Create a Kedro starter

Kedro starters are used to create projects that contain code to run as-is, or to adapt and extend. A good example is the Iris dataset example of basic Kedro project layout, configuration and initialisation code. A team may find it useful to build Kedro starters to create reusable projects that bootstrap a common base and can be extended.

A Kedro starter is a Cookiecutter template that contains the boilerplate code for a Kedro project.

How to create a Kedro starter

To create a Kedro starter, you need a base project to convert to a Cookiecutter template, which forms the boilerplate for all projects that use the Kedro starter.

Install Cookiecutter as follows:

pip install cookiecutter

You then need to decide which are:

  • the common, boilerplate parts of the project
  • the configurable elements, which need to be replaced by Cookiecutter strings.

Configuration variables

By default, when you create a new project using a Kedro starter, kedro new launches in interactive mode. The user is prompted for just three variables, which we have seen used in the previous example. No additional configuration information can be submitted at the time the project is created:

  • project_name - A human readable name for the new project
  • repo_name - A name for the directory that holds the project repository
  • python_package - A Python package name for the project package (see Python package naming conventions

Kedro also allows you to specify a configuration file to create a project, which means that additional variables can be passed in. This is not the default way to use kedro new, so an additional --config flag is needed:

kedro new --config=my_config.yml --starter=<path-to-starter>

As the creator of the Kedro starter, if you need to ask for additional configuration variables, you will need to explain to your users that they must specify them in a file and use the file when they create a new project.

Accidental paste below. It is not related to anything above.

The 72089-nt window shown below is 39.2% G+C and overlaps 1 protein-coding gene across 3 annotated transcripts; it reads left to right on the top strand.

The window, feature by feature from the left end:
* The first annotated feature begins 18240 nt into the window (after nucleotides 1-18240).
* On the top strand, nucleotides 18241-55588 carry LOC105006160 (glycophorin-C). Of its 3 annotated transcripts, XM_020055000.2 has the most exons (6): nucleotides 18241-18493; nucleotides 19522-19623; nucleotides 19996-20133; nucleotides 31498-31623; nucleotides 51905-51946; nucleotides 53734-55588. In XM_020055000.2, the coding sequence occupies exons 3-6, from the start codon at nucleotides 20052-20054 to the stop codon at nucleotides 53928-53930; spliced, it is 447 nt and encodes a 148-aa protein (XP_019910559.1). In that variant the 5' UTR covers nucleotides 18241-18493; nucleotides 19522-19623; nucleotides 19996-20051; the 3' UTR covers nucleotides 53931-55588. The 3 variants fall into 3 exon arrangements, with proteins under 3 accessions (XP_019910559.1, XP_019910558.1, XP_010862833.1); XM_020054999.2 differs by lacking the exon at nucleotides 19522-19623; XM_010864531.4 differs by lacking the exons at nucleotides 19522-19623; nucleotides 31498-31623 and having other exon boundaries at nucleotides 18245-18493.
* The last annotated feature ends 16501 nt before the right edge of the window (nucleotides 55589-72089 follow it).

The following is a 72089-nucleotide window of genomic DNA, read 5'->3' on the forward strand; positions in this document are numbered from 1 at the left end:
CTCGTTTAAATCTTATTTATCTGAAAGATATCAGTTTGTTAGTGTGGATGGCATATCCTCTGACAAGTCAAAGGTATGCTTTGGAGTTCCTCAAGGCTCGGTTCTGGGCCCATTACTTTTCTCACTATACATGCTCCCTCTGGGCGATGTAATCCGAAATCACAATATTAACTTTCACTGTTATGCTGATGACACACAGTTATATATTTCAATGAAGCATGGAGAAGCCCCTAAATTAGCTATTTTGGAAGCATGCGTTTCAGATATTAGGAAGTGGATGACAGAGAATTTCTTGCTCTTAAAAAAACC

Example Kedro starter

To review an example Kedro starter, clone pandas-iris from Github.

When you create an Iris dataset example project by calling kedro new, you supply three configuration variables as the documentation in Create a new project describes. These variables are project_name, repo_name and python_package and they are supplied interactively or by means of a configuration file. You can see how these variables are used by inspecting the template:

project_name The human-readable project-name variable is used in the for the new project and within to initialise the ProjectContext.

repo_name The project structure contains a folder labelled {{ cookiecutter.repo_name }}, which forms the top-level folder to contain the Iris dataset example when it is created. The folder storing the example project is represented by cookiecutter.repo_name, which is a customisable variable, as you would expect.

python_package Within the parent folder, inside the src subfolder, is another configurable variable {{ cookiecutter.python_package }} which contains the source code for the example pipelines.

Here is the layout of the project as a Cookiecutter template:

    {{ cookiecutter.repo_name }}     # Parent directory of the template
    ├── conf                         # Project configuration files
    ├── data                         # Local project data (not committed to version control)
    ├── docs                         # Project documentation
    ├──                 # A collection of Kedro command line interface (CLI) commands
    ├── logs                         # Project output logs (not committed to version control)
    ├── notebooks                    # Project related Jupyter notebooks (can be used for experimental code before moving the code to src)
    ├──                    # Project README
    ├── setup.cfg                    # Configuration options for tools e.g. `pytest` or `flake8`
    └── src                          # Project source code
        └── {{ cookiecutter.python_package }}
           └── __init.py__
           └── pipelines
        ├── requirements.txt
        └── tests